With the recent news that Nebraska Attorney General Jon Bruning has colon cancer, we talked with Dr. Grant Hutchins, a gastroenterologist at the Nebraska Medical Center, to get more information about the disease.
Question: What is colon cancer?
Answer: Cancer involving the colon and rectum arising from adenomatous polyps.
Q: How common is the disease?
A: Colon cancer is a leading cause of cancer deaths in the U.S. in men and women. So it's common.
Q: Why are screenings important?
A: There has been a downward trend in colorectal cancer deaths and it directly relates to an increased awareness of the disease and an increased awareness of the importance of early screenings. Screenings can detect polyps, the precursors in colon cancer.
Q: Who should get screened for colon cancer and when?
A: We begin colorectal screenings at age 50 in men and women who have an average risk and do not have a family history or adenomatous polyps. We start at age 40 in African Americans because we have identified that African Americans tend to develop the disease earlier than their Caucasian counterparts.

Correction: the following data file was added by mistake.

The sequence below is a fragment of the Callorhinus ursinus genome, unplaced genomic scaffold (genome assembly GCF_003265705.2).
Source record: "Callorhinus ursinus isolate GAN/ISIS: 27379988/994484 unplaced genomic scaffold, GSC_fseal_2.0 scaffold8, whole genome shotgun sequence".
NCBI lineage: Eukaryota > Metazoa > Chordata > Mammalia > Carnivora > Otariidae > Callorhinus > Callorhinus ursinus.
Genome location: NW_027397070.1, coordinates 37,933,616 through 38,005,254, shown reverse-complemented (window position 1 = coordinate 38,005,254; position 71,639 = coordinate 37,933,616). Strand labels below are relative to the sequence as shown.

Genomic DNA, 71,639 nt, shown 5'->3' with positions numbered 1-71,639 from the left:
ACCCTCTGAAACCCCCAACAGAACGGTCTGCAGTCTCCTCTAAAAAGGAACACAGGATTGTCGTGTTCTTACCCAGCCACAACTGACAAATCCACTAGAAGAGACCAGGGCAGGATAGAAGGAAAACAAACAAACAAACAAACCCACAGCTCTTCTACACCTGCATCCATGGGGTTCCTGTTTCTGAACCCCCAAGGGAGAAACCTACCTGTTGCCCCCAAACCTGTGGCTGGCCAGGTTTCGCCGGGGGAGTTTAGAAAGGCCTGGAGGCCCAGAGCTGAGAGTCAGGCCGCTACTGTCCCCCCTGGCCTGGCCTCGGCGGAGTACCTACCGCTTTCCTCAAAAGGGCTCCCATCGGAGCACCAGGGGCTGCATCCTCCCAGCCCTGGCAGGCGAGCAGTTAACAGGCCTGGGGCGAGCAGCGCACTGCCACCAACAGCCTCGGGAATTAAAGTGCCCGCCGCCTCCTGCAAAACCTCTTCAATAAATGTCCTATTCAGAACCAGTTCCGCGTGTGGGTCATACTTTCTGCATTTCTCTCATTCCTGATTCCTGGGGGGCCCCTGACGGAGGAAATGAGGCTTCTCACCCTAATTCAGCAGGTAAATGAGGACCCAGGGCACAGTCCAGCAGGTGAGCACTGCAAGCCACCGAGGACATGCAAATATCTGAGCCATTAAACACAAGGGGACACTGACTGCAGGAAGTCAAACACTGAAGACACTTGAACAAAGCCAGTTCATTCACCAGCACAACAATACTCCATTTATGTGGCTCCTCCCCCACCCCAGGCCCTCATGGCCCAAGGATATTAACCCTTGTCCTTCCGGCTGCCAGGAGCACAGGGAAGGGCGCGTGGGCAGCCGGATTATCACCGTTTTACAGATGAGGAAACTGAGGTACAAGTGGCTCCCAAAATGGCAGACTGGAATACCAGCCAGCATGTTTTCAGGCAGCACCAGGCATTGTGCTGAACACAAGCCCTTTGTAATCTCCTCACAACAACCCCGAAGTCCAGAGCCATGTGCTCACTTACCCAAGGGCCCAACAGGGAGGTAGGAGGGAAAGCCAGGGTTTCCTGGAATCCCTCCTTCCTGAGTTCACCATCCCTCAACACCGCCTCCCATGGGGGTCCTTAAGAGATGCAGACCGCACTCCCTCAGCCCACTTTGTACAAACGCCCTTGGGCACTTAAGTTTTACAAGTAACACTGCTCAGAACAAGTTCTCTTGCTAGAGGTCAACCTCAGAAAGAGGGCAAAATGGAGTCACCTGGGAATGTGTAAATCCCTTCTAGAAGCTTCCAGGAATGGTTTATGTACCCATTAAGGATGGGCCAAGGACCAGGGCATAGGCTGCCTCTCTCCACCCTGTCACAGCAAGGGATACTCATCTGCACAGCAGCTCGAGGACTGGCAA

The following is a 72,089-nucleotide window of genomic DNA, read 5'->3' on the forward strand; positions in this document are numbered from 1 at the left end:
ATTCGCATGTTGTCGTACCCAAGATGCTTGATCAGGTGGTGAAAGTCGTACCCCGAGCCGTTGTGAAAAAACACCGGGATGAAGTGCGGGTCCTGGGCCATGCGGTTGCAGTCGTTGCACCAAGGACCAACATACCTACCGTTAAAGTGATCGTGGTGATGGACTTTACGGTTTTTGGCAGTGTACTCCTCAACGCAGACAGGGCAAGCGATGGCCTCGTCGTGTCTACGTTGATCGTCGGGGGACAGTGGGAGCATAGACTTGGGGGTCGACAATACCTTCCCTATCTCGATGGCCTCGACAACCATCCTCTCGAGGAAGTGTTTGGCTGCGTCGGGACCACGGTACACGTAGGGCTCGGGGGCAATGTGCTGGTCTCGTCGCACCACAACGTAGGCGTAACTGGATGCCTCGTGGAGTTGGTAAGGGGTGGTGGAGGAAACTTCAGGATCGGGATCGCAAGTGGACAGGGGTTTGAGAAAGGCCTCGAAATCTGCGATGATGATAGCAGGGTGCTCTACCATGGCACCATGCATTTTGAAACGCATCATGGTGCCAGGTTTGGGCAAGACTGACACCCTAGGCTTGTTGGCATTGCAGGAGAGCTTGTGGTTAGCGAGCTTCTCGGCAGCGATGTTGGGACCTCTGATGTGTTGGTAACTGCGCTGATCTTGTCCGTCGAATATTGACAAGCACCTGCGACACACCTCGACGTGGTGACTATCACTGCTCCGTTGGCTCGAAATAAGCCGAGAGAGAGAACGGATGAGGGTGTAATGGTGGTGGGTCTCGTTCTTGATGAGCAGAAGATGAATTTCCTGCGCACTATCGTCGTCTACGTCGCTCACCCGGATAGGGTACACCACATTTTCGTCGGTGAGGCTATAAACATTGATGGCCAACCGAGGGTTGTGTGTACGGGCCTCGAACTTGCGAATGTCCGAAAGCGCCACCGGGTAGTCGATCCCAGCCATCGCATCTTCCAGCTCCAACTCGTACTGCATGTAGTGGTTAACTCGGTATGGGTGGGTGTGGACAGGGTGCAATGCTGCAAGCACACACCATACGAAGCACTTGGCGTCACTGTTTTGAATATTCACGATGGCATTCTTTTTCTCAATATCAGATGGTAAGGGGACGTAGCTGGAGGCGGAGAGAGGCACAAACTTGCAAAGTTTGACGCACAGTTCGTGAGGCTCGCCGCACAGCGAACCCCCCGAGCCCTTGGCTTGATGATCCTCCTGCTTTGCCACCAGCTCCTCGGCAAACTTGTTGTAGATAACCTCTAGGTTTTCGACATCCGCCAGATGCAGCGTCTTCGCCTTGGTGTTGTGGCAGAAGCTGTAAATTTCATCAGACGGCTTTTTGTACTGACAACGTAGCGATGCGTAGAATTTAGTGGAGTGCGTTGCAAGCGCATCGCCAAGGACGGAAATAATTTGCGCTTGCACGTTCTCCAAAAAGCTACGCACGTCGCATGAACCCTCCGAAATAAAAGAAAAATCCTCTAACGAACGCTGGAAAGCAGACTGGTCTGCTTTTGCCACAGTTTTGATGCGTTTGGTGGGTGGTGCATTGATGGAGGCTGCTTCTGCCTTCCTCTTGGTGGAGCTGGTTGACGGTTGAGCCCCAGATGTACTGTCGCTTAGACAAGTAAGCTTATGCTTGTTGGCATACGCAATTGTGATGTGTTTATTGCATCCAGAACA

Q: What are treatment options?
A: If you have been diagnosed with colon cancer the only way to cure it is to surgically remove the cancer segment of the colon. After that, the patient has an opportunity to receive chemotherapy, which is called adjuvant chemotherapy.
Q: Who does colon cancer mostly affect?
A: It almost equally affects men and women, though, it tends to side to men.
Q: What is the most information people should know about colon cancer?
A: I stress to my patients that they need to understand their family health history, get screened at the appropriate age and alert other family members that they need to be screened as well if something is found. Also, people with a family history of colon cancer need earlier screening.